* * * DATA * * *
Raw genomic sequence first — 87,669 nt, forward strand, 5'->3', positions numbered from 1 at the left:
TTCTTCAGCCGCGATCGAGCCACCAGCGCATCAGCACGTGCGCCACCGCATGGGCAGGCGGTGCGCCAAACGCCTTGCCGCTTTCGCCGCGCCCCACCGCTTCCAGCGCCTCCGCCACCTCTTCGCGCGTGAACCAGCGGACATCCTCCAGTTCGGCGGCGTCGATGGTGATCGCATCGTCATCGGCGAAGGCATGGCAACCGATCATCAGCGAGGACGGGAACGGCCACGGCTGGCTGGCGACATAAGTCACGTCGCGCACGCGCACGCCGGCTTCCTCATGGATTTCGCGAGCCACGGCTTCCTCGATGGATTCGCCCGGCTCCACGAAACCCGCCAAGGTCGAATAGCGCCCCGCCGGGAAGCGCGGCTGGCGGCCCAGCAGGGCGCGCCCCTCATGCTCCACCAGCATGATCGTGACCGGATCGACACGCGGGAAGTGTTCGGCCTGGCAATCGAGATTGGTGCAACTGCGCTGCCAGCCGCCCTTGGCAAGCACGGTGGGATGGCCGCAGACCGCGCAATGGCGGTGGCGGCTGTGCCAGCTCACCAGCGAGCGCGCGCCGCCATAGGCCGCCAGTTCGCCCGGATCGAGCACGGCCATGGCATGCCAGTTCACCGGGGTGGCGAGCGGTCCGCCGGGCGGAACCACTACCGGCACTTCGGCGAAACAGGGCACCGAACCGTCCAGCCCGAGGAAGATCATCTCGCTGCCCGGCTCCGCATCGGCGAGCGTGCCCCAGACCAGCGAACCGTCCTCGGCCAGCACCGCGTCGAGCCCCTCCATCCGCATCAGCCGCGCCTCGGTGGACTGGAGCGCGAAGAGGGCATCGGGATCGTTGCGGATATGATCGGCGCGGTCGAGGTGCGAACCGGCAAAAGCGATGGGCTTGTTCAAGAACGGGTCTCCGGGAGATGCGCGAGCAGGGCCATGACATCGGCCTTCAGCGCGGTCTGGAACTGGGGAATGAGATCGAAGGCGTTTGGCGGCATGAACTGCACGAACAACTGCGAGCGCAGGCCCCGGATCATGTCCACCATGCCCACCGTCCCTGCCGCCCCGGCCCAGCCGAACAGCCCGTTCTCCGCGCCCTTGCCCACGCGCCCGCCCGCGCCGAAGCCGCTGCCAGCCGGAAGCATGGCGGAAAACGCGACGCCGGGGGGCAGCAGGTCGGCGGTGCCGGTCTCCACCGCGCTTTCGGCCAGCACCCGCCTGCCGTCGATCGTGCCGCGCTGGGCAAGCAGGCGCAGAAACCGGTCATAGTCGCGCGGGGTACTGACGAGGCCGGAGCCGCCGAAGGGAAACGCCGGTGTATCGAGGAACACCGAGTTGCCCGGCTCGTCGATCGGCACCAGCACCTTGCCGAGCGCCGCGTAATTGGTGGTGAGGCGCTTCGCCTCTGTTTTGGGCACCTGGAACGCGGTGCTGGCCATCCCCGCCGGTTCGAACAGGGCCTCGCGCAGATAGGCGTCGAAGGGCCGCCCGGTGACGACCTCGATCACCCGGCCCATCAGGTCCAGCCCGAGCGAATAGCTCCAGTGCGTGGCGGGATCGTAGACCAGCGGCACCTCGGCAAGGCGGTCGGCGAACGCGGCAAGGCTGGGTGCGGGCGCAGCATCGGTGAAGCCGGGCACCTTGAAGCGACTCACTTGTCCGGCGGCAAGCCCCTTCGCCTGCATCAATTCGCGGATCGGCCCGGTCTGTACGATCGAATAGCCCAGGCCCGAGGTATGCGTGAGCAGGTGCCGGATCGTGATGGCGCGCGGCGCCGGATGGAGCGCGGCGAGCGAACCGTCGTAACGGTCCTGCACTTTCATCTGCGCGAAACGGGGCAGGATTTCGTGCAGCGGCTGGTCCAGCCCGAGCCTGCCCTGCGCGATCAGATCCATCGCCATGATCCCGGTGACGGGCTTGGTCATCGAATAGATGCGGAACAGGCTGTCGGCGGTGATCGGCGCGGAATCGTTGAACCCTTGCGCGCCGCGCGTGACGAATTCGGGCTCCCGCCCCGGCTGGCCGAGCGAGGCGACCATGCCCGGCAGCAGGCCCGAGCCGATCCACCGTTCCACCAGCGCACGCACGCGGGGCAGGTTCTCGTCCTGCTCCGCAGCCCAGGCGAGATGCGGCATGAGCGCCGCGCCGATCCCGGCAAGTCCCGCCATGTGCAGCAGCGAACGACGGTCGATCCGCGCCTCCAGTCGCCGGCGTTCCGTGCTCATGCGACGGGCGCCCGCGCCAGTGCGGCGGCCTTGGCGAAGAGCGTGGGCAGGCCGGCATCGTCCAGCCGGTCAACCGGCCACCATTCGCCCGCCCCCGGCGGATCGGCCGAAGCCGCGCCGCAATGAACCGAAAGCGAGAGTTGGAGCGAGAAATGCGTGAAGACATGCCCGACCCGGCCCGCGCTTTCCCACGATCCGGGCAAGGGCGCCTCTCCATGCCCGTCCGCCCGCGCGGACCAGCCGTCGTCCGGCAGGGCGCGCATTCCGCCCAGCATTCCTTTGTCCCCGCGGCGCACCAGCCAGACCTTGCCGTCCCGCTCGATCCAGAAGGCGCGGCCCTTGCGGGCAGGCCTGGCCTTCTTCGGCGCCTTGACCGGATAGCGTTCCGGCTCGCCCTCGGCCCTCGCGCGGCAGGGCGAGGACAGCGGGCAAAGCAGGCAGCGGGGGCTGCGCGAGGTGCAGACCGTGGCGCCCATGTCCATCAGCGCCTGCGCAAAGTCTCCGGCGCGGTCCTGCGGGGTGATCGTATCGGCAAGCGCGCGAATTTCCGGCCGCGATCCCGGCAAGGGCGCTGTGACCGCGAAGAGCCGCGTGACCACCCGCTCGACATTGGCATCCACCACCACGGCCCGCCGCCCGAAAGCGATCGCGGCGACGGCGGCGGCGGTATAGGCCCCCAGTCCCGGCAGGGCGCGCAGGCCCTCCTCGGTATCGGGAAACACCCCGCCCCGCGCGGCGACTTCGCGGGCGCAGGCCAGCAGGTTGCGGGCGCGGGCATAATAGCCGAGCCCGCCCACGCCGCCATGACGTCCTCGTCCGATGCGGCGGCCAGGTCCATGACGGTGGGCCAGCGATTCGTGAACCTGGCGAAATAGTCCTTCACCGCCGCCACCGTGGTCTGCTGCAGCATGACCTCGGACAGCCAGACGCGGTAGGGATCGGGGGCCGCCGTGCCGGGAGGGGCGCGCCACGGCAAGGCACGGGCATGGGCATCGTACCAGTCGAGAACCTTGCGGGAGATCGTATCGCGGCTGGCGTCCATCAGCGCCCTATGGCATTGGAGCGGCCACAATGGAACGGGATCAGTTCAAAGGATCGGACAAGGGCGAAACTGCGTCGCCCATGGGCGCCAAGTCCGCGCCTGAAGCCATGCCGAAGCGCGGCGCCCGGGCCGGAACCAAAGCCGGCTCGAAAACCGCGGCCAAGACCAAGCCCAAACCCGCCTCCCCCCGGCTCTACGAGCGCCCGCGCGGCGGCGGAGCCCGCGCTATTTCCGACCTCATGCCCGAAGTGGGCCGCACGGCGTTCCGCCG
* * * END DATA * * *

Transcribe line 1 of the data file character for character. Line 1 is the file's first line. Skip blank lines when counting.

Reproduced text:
Raw genomic sequence first — 87,669 nt, forward strand, 5'->3', positions numbered from 1 at the left: